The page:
martindale farmI bought coffee at Kilners, part of the old Glenridding Hotel, and sat out under the awning as the rain poured in fine silver threads. It was refreshing, and as I sipped the coffee I rose on a swell of satisfaction at the way the day had gone. My sense of smell even put in a rare return so I was able to smell and taste the coffee, and it was the finest thing, this completion of my senses, adding a sharpness to my observations.

I note several whining “Tripadvisor” pundits berate Kilners for poor service and poor coffee. But the young lady who served me could not have been sweeter, nor more helpful, and the coffee was just grand. It did cost me a fiver, and it was a very small piece of cake – two mouthfulls I’d say – but this is the Lakes, and you must be prepared for that – it’s right up there with Switzerland.

I’ve sat in this place, and its various past incarnations, on many such occasions after walking – coffee, and fine rain in Glenridding – though the occasions be interspersed years apart and spanning decades, but somehow each feeling the same, and timeless in the moment. Only when I rise and continue my journey do I feel the passage of time in the changes of my life.

When I returned to the car I found the rain beading all over it, little glass pebbles that would suddenly form little rivulets, which slid off in pearly splashes, the paintwork a deep blue lustre underneath. She looked small, tucked in between a couple of generic four by fours, but she can certainly move and climbed those zig-zags into Martindale like a rat going up a drainpipe. She’s a sparky old lady for sure.

In that instant the day crystallised into a perfect memory, frozen into the time-zero of all my days in the Lakes: a long drive to a lost valley; visiting the grave of a forgotten Victorian Orientalist; puzzling over the enigma of a man who puzzled even those who knew him; a hike up a sharp hill, one that left me blowing and wobbly; good coffee; avoiding the National Trust car park, twice; and the rain beading on the old girl’s admittedly overwaxed paintwork.

It’s hard to explain what any of this means, all of it ephemeral, but we’ve each felt it in our own ways, and through our own experience, from time to time, and I know you know what I mean. We are all of us, essentially nobodies, going nowhere. At first pass it sounds a depressing concept, but really it’s not. We are more than dust, and it is not the form of the thing that’s important, not the doing, not the seeing of the thing in itself, but more being granted the trick of insight to glimpse the magic beneath the fabric of the world, and to touch something “other” in the seemingly mundane, like,… I don’t know,… the beading of rain on the paintwork of an old car.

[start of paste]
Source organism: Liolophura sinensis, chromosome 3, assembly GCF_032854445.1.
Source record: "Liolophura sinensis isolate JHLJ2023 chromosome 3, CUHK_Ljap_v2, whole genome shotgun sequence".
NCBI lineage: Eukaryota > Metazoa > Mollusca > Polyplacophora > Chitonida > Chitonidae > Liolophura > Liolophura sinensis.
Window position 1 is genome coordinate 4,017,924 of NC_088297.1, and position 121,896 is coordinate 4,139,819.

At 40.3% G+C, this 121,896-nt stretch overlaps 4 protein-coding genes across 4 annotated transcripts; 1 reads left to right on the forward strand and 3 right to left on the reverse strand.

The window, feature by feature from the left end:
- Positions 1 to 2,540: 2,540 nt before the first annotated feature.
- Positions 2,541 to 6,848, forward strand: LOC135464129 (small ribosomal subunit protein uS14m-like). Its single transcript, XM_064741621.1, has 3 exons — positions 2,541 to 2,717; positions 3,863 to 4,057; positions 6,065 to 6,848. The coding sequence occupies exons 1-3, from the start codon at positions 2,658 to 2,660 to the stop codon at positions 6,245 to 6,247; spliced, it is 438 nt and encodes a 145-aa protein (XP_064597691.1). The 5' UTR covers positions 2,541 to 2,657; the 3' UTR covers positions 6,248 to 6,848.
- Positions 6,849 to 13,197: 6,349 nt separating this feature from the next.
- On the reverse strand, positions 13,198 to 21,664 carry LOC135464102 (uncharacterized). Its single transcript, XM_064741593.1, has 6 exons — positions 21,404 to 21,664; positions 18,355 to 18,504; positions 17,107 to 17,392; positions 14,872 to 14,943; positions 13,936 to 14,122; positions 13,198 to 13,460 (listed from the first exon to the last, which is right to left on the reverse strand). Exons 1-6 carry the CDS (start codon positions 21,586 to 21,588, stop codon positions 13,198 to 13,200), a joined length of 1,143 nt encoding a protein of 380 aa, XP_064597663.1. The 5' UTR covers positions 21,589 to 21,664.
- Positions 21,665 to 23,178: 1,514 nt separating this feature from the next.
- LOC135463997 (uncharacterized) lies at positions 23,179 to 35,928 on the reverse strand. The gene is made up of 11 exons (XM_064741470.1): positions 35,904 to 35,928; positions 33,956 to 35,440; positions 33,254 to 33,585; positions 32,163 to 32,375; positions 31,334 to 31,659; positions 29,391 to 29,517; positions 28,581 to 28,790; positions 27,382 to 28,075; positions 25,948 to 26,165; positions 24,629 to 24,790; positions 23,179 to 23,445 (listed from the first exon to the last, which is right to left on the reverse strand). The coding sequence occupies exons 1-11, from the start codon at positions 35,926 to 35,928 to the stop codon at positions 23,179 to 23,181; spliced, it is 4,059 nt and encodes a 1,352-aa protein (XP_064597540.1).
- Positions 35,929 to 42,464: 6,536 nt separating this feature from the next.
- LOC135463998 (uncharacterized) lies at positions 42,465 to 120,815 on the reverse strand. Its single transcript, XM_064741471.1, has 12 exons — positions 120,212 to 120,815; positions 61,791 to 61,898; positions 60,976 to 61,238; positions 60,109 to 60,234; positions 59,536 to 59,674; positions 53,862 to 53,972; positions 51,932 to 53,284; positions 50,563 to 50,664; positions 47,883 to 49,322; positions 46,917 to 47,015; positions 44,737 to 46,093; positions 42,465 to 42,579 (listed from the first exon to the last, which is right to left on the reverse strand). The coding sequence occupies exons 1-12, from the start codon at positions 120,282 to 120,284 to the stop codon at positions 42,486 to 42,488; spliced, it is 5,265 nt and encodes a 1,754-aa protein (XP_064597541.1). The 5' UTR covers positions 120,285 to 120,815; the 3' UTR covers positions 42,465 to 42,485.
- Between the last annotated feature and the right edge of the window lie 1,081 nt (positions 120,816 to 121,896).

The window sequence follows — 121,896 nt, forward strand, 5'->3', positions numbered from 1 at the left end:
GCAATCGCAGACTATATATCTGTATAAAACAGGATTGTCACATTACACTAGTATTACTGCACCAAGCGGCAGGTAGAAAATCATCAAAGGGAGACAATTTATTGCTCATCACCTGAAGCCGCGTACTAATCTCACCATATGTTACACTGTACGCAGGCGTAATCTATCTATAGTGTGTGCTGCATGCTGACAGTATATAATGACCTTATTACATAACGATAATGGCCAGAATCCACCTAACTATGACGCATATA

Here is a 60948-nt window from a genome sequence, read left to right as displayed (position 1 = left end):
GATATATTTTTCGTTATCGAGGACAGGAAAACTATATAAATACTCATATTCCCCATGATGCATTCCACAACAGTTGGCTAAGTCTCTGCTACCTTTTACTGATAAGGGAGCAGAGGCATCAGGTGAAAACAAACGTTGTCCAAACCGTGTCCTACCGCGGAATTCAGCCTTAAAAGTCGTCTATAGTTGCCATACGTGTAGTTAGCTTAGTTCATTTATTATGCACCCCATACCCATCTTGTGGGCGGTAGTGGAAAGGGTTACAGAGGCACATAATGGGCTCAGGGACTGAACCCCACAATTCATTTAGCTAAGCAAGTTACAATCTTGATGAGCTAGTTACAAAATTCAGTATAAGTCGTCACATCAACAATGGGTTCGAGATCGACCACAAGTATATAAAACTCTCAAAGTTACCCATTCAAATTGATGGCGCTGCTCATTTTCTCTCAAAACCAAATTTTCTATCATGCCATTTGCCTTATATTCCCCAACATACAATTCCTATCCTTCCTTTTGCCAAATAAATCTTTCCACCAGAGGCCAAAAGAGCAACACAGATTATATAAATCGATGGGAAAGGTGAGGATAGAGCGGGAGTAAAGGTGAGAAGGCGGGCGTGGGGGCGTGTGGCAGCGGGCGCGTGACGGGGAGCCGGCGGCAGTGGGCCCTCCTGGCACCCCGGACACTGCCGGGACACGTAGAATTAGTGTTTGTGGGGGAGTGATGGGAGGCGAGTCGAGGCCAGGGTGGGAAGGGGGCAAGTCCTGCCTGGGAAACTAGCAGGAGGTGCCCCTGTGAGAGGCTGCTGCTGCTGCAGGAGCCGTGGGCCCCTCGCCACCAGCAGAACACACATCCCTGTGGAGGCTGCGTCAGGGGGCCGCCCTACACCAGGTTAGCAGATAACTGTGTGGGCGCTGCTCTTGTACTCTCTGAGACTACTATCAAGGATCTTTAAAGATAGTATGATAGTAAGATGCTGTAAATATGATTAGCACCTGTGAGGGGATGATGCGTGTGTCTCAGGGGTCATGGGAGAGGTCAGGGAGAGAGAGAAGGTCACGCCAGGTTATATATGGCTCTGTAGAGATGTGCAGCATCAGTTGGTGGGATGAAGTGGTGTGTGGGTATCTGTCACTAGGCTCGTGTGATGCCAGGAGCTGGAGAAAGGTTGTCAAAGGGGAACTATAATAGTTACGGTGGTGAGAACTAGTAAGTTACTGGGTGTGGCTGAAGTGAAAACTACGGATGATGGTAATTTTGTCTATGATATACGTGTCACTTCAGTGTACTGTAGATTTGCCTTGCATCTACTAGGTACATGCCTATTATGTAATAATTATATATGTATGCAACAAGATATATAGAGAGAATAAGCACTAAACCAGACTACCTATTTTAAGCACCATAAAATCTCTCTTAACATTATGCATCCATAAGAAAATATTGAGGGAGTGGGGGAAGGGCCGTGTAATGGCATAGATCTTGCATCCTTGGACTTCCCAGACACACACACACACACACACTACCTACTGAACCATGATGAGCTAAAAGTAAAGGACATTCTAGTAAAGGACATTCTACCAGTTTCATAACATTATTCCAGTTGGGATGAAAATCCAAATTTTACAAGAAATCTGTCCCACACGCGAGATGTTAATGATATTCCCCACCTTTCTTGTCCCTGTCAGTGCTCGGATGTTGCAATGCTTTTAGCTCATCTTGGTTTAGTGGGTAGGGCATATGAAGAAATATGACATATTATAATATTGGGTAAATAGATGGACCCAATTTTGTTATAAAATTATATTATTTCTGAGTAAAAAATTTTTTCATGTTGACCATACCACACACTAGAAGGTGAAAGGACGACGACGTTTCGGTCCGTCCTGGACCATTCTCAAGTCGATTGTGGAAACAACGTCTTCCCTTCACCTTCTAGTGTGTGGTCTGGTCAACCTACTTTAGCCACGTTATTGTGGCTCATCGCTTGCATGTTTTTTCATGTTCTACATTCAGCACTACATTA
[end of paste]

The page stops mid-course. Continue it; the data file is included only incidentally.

Then the door opens to the possibility of touching something other, touching it with our hearts, rather than just our hands.


I set out with no clear idea where I was going, but then the best journeys always begin like that. The forecast for the Lakes was unsettled, the Dales better, but a fuzzy, subliminal reasoning had me ignoring the Dales’ junction on the M6 and continuing north, so the Lakes it was, gathering gloom not withstanding.

I’ve had a mind to take the car over the over the Kirkstone Pass since last summer, and though the weather was a bit cool and glowery, I figured we might just about make it with the top down and my hat on. So, it looked like today was the day. I had walking gear in the boot, but my outings are as much about the drive these days, so if I did end up walking, it would be a route, like the drive, planned pretty much on the hoof.

The rain held off and I enjoyed a quiet run up from Windermere, gaining altitude as we climbed above Troutbeck. I had the road pretty much to myself, and every twist of it was felt pleasantly in the gut. Not everyone “gets” the small open top roadsters. The MX5 isn’t a powerful or a particularly aggressive car on the road, at least not the 1.6 version like mine. Any number of “hot” hatchbacks could, and often do, outpace it, but while the hot hatch pays homage to the hot headed god of speed, the MX5 pays homage to the more laid back goddess of the road. It is, above, all a very rewarding car to drive, delivering thrills at forty that other cars fail to do at seventy.

There was a pale, lazy mist creeping about the deep cut valleys and the tops. The Kirkstone was clear, ponderous clouds brushing a couple of hundred feet above the summit, so I only just managed to crest the pass in the clear. This can be a busy route; any later in the day than mid-morning and you’re sure to get stuck behind a dawdler or a tourist coach. You need to be careful though and watch your speed. Sheep have no road sense. (see video).